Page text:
During the past century the U.S. family system has seen vast changes--in marriage and divorce rates, cohabitation, childbearing, sexual behavior, and women's work outside the home. Andrew Cherlin reviews these historic changes, noting that marriage remains the most common living arrangement for raising children, but that children, especially poor and minority children, are increasingly likely to grow up in single-parent families and to experience family instability. Cherlin describes the economic and cultural forces that have transformed family life. Although nearly all Americans, whether poor or well-to-do, hold to marriage as an ideal, today marriage is increasingly optional. To a greater extent than ever before, individuals can choose whether to form a family on their own, in a cohabiting relationship, or in a marriage.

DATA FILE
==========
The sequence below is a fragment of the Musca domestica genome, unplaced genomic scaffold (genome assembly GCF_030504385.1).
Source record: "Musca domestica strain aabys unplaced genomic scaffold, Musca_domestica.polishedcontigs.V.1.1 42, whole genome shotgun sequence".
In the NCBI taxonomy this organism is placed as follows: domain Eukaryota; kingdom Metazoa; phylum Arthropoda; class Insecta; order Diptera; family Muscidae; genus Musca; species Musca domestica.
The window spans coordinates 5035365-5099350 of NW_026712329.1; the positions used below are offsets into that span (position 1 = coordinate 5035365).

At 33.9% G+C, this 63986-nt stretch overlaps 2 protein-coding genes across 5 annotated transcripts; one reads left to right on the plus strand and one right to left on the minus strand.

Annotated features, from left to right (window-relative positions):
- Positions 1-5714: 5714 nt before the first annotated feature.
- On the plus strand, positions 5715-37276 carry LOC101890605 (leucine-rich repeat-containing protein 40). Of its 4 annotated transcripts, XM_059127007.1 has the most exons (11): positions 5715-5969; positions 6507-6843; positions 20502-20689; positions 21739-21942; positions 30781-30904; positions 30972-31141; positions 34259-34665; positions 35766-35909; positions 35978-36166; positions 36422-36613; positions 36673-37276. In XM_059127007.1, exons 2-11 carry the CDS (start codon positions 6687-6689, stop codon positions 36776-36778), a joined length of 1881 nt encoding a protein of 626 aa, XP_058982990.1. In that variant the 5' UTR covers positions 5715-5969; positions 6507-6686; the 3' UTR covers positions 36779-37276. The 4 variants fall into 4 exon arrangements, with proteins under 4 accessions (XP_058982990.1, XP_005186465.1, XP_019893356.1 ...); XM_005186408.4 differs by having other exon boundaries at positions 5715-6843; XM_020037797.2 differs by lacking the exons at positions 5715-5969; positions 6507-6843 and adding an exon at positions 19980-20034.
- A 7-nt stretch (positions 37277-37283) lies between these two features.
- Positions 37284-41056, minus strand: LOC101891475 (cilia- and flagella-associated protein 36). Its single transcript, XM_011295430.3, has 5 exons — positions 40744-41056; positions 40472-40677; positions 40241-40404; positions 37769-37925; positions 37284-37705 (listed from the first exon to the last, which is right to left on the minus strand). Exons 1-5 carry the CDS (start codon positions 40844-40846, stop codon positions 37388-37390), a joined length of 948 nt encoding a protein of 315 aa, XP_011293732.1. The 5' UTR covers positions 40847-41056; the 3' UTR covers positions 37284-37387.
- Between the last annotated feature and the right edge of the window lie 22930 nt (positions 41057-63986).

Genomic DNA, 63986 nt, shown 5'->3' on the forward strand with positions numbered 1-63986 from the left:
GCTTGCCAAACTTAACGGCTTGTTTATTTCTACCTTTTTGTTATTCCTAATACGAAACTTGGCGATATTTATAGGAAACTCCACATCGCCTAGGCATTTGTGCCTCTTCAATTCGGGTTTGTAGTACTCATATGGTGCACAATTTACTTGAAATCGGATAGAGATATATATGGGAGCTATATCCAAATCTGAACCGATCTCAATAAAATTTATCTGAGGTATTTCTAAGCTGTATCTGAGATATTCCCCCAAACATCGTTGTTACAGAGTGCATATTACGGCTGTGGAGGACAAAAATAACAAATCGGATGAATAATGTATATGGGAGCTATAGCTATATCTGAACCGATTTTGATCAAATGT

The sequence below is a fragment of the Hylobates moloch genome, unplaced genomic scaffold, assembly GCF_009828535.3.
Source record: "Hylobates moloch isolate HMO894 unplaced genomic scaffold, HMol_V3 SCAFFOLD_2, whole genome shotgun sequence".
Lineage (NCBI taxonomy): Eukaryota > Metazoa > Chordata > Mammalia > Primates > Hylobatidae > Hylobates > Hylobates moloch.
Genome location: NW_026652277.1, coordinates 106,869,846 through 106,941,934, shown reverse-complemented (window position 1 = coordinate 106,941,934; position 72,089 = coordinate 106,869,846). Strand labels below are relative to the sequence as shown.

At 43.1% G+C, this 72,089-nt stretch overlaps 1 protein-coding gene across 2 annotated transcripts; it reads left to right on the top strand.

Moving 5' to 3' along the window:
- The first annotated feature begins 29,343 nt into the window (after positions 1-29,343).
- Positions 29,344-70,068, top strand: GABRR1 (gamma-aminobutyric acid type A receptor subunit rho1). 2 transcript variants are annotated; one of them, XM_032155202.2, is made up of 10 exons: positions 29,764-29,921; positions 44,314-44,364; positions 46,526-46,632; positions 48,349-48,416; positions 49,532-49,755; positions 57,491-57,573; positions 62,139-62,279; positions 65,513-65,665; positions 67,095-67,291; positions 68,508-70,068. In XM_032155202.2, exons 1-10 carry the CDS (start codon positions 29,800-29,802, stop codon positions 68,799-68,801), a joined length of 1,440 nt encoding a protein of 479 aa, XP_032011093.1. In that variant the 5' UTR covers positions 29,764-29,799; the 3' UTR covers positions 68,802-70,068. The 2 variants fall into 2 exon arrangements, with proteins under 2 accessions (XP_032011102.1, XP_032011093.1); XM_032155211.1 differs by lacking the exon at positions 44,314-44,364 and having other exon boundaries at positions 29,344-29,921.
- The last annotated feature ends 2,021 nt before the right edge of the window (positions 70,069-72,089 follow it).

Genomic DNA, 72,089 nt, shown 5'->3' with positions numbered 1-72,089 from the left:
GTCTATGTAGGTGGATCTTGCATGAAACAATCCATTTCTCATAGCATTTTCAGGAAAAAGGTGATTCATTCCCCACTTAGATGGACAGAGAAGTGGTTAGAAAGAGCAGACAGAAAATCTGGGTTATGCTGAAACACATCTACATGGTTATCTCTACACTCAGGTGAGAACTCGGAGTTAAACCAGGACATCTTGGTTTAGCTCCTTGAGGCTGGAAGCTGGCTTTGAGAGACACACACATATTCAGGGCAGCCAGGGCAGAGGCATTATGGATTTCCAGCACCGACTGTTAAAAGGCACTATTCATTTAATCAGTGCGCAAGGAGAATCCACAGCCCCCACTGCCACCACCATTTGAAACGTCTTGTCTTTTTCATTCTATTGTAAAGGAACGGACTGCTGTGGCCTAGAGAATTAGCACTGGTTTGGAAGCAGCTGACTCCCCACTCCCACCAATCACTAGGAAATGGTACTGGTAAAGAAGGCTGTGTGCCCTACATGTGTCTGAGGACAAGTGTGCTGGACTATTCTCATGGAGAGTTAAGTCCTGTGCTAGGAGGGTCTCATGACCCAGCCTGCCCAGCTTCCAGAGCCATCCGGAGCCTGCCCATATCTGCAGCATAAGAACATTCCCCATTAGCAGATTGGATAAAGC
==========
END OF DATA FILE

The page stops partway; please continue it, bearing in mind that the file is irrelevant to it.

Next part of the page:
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American Marriage in the Early Twenty-First Century.